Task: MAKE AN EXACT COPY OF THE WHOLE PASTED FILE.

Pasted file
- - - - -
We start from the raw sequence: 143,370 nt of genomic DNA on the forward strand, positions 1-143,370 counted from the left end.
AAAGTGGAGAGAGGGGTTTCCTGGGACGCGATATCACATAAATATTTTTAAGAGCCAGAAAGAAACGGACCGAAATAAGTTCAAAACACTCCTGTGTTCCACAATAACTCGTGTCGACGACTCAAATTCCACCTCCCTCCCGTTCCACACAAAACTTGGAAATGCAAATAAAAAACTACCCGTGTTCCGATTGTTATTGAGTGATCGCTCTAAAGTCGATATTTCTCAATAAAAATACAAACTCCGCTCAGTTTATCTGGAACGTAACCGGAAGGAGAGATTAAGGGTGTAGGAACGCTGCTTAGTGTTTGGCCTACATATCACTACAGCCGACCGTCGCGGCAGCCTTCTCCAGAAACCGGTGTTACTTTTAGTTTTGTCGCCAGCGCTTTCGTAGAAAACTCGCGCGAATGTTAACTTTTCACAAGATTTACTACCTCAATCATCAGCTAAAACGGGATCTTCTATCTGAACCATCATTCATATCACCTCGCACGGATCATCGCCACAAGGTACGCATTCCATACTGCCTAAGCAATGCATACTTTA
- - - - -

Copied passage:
We start from the raw sequence: 143,370 nt of genomic DNA on the forward strand, positions 1-143,370 counted from the left end.
AAAGTGGAGAGAGGGGTTTCCTGGGACGCGATATCACATAAATATTTTTAAGAGCCAGAAAGAAACGGACCGAAATAAGTTCAAAACACTCCTGTGTTCCACAATAACTCGTGTCGACGACTCAAATTCCACCTCCCTCCCGTTCCACACAAAACTTGGAAATGCAAATAAAAAACTACCCGTGTTCCGATTGTTATTGAGTGATCGCTCTAAAGTCGATATTTCTCAATAAAAATACAAACTCCGCTCAGTTTATCTGGAACGTAACCGGAAGGAGAGATTAAGGGTGTAGGAACGCTGCTTAGTGTTTGGCCTACATATCACTACAGCCGACCGTCGCGGCAGCCTTCTCCAGAAACCGGTGTTACTTTTAGTTTTGTCGCCAGCGCTTTCGTAGAAAACTCGCGCGAATGTTAACTTTTCACAAGATTTACTACCTCAATCATCAGCTAAAACGGGATCTTCTATCTGAACCATCATTCATATCACCTCGCACGGATCATCGCCACAAGGTACGCATTCCATACTGCCTAAGCAATGCATACTTTA